I AM SOMEONE WHO’S SUPPOSED TO BE ME: THE IDENTITY OF A (POST)HUMAN SUBJECT IN DON DELILLO’S ZERO K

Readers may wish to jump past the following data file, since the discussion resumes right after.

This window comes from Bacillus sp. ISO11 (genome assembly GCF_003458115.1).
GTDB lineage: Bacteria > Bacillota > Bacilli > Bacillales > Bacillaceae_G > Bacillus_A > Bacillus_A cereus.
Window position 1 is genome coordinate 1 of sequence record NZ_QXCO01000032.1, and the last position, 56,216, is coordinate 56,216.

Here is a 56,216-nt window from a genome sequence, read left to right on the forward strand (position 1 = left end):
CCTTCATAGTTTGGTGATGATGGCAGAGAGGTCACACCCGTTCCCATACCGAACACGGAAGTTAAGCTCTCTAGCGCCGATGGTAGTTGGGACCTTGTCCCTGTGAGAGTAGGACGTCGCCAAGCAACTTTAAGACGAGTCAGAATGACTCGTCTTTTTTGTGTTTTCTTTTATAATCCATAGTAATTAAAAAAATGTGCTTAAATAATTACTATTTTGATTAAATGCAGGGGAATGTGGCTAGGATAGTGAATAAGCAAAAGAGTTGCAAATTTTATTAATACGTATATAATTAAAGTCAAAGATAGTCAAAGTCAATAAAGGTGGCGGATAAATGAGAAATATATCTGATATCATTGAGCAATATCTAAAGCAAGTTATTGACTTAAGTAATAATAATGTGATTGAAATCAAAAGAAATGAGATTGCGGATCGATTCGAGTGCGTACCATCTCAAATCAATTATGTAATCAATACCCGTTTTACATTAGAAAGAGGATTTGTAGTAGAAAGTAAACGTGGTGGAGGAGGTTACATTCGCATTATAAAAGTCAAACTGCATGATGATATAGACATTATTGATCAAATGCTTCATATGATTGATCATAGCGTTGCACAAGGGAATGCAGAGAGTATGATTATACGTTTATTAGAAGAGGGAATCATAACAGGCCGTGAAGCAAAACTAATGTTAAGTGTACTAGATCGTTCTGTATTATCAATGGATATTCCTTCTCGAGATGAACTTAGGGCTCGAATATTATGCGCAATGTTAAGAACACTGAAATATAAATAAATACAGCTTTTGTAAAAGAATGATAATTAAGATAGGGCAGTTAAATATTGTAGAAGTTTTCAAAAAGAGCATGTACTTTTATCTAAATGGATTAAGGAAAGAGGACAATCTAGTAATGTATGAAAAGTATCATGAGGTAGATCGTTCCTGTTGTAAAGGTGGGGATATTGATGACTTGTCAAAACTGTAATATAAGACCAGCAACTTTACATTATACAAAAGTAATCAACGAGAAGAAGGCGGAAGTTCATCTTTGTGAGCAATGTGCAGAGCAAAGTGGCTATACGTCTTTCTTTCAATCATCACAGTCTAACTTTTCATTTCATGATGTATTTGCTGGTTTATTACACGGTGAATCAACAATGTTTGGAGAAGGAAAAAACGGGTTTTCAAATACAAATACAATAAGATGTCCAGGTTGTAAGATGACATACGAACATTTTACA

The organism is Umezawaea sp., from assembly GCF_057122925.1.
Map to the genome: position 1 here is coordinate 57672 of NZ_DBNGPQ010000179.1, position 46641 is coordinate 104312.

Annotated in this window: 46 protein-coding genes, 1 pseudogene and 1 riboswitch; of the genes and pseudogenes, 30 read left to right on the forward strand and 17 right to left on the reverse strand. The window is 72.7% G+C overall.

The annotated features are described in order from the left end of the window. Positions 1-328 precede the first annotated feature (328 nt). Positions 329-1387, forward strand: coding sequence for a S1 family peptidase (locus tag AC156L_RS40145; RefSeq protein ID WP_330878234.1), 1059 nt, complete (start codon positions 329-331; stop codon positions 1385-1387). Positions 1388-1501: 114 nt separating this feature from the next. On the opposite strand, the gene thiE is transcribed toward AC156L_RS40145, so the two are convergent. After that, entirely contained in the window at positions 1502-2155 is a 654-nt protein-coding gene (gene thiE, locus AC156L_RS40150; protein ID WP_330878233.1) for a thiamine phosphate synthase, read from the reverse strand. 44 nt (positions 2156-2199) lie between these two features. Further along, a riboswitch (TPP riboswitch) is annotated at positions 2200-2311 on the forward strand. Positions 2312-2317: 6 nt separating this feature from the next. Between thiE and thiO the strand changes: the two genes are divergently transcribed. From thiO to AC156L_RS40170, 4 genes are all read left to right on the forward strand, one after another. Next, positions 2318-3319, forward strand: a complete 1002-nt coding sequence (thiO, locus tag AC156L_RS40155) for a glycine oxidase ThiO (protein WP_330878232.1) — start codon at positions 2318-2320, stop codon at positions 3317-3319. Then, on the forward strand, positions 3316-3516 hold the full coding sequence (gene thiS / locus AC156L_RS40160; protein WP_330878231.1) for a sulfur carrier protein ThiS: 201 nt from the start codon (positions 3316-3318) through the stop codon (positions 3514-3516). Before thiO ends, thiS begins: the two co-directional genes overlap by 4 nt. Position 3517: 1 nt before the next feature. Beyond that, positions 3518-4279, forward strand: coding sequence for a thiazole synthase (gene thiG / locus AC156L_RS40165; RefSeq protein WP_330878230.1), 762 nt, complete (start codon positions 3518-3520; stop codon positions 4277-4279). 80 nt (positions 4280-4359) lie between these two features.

The isolated space which the protagonists of Don DeLillo’s novel Zero K inhabit proves to be a site where the (re)configuration of human evolution takes place, therefore providing the grounds for the analysis of the concepts of both human and posthuman subject. The analysis of the novel in reference to the posthuman theories, which prove to be as divergent and multiple as the posthuman subject itself, serves to examine the essence of the posthuman subject’s identity formation, given that the plot portrays two different conceptions of the modern human subject. The examination of the relevance of technology in the interaction between humans and machines serves to corroborate the claim that the technologically generated isolation of cryonically suspended subjects does not necessarily imply the birth of a posthuman subject. Given that its roots can be traced within the Cartesian tradition, the transhumanist vision portrayed in the novel reconstructs the hierarchically structured framework. The posthuman thought, therefore, emerges out of the interconnected, unremitted game generated by the never-ending quest for the image of a unified self. The aforementioned posthuman thought, however, does not arise from the amalgamation of the material world and a genderless, bodiless, numb statue, but it emanates as a blend of materiality and a dynamic, intertwined, embodied consciousness.